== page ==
Home on the Range – Keep it Safe. Data Sovereignty and Security
The recent Microsoft versus the US Department of Justice (DoJ) is an interesting development in individual privacy, some laud it as a resounding victory on behalf of all citizens who still hold on to hope that our information will be kept private. That is yet to be seen.
But let’s take a look at a scenario in the real world – your world. What should we be thinking about in terms of compliance and data sovereignty? I have to purchase a dog’s license every year. The people who live two blocks away, in a different township, don’t. It’s not the money – 5 US dollars, it’s the potential of having my dog taken away. Every organization faces compliance in some form or another. At the very minimum it can introduce a lack of trust with those you do business with, jeopardize your relationship, and your overall brand. Government organizations, pay attention, you are not exempt. There is the possibility of financial repercussions and increased risk. Or you could just choose to live in fear of getting caught if it’s your responsibility. So what can you do about it?
This isn’t a sales pitch – it’s just what our clients need to do and the fact that we have viable solutions to tackle this issue. To take a step back, we automatically generate multi-term metadata and auto-classify it to a taxonomy. Given that fact, we surface very rich consistent metadata and that the auto-classification engine uses to find just about anything that exists as unstructured or semi-structured data that is pertinent to the topic.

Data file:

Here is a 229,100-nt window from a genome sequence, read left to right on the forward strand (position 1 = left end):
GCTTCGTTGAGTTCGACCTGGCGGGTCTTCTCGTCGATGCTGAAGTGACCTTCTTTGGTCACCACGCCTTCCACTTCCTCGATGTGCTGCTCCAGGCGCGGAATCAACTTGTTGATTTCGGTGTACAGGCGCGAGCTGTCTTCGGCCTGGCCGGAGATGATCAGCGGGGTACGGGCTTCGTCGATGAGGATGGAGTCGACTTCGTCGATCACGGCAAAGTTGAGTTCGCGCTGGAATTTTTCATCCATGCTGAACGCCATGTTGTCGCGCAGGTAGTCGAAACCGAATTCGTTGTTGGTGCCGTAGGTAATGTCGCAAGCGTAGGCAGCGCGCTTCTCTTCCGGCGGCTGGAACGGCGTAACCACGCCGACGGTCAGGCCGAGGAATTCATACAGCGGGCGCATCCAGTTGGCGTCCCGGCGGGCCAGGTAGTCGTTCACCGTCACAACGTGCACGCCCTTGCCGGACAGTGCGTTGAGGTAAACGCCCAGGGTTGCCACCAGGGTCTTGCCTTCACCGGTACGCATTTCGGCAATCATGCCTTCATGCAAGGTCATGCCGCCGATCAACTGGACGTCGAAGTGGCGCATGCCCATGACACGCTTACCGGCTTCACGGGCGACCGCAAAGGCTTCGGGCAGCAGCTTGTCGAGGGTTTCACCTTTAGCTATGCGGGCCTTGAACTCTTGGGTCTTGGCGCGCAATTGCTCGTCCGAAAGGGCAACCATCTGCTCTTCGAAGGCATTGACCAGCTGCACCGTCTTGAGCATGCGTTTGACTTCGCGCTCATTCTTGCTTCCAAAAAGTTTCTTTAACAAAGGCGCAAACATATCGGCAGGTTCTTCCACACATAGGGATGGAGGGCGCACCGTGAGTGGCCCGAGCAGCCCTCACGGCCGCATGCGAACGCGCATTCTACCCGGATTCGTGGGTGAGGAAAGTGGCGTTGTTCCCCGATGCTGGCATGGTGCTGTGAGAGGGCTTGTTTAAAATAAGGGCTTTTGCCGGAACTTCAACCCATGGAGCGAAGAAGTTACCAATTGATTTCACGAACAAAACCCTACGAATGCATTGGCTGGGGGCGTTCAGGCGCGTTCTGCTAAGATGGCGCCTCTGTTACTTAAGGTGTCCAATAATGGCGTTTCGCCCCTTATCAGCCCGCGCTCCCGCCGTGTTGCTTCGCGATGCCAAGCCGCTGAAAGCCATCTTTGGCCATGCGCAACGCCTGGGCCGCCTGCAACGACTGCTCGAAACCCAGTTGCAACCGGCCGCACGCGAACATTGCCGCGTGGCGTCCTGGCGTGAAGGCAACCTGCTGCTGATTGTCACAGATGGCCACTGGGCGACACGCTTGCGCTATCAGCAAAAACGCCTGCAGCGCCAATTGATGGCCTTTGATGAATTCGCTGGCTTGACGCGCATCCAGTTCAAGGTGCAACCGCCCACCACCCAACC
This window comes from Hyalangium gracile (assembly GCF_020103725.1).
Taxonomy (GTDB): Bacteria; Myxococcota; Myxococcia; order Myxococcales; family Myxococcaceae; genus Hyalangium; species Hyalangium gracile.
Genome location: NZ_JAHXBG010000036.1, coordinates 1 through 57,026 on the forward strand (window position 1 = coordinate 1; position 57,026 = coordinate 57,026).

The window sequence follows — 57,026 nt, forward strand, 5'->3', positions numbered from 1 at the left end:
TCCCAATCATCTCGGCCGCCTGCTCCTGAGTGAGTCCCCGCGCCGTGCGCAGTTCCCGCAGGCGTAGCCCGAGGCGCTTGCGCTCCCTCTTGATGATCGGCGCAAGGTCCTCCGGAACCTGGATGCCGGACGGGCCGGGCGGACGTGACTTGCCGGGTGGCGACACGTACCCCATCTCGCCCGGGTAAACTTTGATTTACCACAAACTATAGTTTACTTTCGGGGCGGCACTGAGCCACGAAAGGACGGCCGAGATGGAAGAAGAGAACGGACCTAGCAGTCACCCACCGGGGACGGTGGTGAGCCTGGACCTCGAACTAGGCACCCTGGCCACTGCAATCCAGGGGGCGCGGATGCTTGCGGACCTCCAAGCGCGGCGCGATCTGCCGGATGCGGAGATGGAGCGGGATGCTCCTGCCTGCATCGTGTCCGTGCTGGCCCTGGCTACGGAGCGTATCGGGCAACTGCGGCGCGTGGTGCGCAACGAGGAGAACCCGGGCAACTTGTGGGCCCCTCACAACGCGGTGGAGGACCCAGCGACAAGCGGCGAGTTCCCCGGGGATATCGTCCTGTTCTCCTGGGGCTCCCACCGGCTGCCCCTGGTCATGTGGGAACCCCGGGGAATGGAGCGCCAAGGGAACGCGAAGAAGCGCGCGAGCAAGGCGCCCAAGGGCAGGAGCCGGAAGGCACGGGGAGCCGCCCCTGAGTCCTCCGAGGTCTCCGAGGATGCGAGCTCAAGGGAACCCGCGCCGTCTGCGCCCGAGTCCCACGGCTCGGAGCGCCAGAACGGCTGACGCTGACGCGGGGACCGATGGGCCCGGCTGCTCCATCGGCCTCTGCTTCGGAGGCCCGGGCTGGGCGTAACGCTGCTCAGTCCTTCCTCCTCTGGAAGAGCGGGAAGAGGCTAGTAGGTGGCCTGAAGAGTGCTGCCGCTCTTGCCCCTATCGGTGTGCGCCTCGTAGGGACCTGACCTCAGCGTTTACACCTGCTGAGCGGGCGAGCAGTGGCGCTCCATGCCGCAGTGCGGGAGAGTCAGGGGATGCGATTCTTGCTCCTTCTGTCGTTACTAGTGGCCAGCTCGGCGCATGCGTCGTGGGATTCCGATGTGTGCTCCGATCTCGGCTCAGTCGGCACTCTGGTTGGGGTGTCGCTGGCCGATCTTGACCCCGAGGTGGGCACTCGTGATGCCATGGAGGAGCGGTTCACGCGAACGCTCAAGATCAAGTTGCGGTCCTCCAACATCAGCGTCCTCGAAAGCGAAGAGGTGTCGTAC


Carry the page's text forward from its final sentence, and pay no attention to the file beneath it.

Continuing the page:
We start with a taxonomy that contains the verbiage and descriptors of the content you are trying to find. Rules are easily (and I stress easily) created and then you let the auto-classification do what it does best. It will find all references, similar references, and multi-term phrases that are relevant and even inter-related. Voila, you have your data set that is pertinent to the law. It is that easy. From there you can use workflow to automate the process and send to a specific repository, a person, remove the content from search, disable portability, it’s all up to you.
The same process is typically used to identify any security (PII, PHI) or anything deemed by the organization as confidential, securing it before you have a data breach. Circling back to Microsoft and the DoJ, the metadata environment now affords you the opportunity to ensure that all the data that should reside locally actually does and its storage is compliant with country and local laws. If you are cloud based, your SLA should cover you, but I would be careful and make sure it’s quite clearly spelled out.
Food for thought. Did you know that it is illegal in Ohio to get a fish drunk? In Eureka, Nevada it’s illegal for a man with a moustache to kiss a woman, and in Maryland it’s illegal to mistreat an oyster. Try creating taxonomies for those laws!